Armed for History


High school sports serve as a rite of passage for the athletes who play them, the student, friends and families that gather to watch them and the sportswriters who cut their professional teeth covering them.

High school football games in Los Angeles date to 1896, but it wasn’t until 1934 that the Los Angeles City Section was born.

The Southern Section was established in 1912 and held its first athletic competition in 1913.


This story is not an attempt to document the achievements of every outstanding athlete, coach and team that made a mark, for there are far too many to chronicle here.

Rather, it is a history lesson of sorts told by current and former Times staff writers who have written about Southland prep athletes. Most of the writers graduated from Los Angeles-area high schools. And while many have gone on to cover college and professional sports as beat writers or columnists, all maintain indelible images of the prep athletes they watched, covered and, in some instances, competed with and against on the playing field.


Never before and never since have I seen a high school athlete who could do more extraordinary things on an athletic field than John Elway. He arrived at Granada Hills High in the summer of 1976 from Pullman, Wash., the same year I started covering high school sports for the old Valley News & Greensheet.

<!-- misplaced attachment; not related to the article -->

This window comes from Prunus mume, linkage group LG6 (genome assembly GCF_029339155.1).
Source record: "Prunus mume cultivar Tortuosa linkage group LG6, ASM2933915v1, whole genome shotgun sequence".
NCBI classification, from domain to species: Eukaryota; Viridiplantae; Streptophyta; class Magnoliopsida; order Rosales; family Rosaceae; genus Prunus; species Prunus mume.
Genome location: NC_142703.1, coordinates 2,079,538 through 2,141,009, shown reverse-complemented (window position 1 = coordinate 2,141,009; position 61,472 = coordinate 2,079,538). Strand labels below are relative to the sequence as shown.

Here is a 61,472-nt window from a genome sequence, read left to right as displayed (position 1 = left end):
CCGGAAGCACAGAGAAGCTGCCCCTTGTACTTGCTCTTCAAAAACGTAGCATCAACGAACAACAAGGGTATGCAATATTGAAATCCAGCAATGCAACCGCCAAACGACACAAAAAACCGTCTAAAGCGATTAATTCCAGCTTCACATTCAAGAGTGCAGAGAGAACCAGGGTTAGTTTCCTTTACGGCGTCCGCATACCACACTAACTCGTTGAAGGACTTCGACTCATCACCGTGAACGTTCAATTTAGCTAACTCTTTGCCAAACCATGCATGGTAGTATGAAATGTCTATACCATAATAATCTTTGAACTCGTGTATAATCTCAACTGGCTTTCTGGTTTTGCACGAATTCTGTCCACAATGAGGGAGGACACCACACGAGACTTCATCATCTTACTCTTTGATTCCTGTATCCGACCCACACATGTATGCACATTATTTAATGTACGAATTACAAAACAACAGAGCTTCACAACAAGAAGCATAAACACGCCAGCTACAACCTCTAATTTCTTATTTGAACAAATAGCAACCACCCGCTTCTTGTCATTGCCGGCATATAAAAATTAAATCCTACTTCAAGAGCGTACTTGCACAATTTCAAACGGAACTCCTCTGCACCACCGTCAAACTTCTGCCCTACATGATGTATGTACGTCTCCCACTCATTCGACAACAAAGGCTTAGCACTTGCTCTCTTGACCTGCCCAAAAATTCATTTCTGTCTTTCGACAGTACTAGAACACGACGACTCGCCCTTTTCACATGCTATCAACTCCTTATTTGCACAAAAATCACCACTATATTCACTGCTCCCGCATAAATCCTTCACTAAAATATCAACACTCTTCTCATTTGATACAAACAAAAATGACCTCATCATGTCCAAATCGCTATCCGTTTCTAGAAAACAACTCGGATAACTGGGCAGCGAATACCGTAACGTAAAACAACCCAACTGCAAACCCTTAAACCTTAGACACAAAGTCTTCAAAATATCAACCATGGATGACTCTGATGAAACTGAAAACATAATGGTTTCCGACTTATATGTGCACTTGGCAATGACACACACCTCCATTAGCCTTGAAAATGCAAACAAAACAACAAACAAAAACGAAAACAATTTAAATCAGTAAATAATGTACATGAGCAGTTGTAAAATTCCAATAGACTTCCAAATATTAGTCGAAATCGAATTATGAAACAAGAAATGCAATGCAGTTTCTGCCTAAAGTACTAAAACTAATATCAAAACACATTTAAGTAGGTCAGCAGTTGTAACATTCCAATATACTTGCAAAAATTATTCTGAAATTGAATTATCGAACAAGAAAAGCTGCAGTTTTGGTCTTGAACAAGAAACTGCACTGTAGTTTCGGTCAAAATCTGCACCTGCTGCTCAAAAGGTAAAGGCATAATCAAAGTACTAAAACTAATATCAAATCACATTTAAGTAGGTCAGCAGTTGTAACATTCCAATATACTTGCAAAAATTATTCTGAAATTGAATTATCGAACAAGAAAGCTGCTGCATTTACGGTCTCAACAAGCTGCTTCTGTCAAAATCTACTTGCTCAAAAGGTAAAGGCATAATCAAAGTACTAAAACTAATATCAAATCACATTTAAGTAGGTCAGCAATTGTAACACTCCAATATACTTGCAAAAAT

His father, Jack, came in as the more visible personality, having been named football coach at Cal State Northridge. But John quickly overtook his father because of his magical arm.

It was a great time to play high school football in the City Section, for it was the era of terrific quarterbacks, from Elway to Tom Ramsey of Kennedy, from Jay Schroeder of Palisades to Steve Clarkson and Ron Cuccia of Wilson to John Mazur of El Camino Real.

Elway’s scrambling ability combined with Coach Jack Neumeier’s innovative spread offense made Granada Hills games as entertaining as any college or NFL contest.


Then there was Elway, the baseball player. He played on two City championship teams and had nine hits in 13 at-bats during the 1979 City playoffs.

What was most memorable besides the amazing velocity of Elway’s passes was his maturity and character. He never stopped being polite, respectful and friendly even as his athletic feats made him a teenage sensation. As the years went by and he became a bigger and bigger celebrity, his core values never changed. That, in itself, separated him from so many others past and present.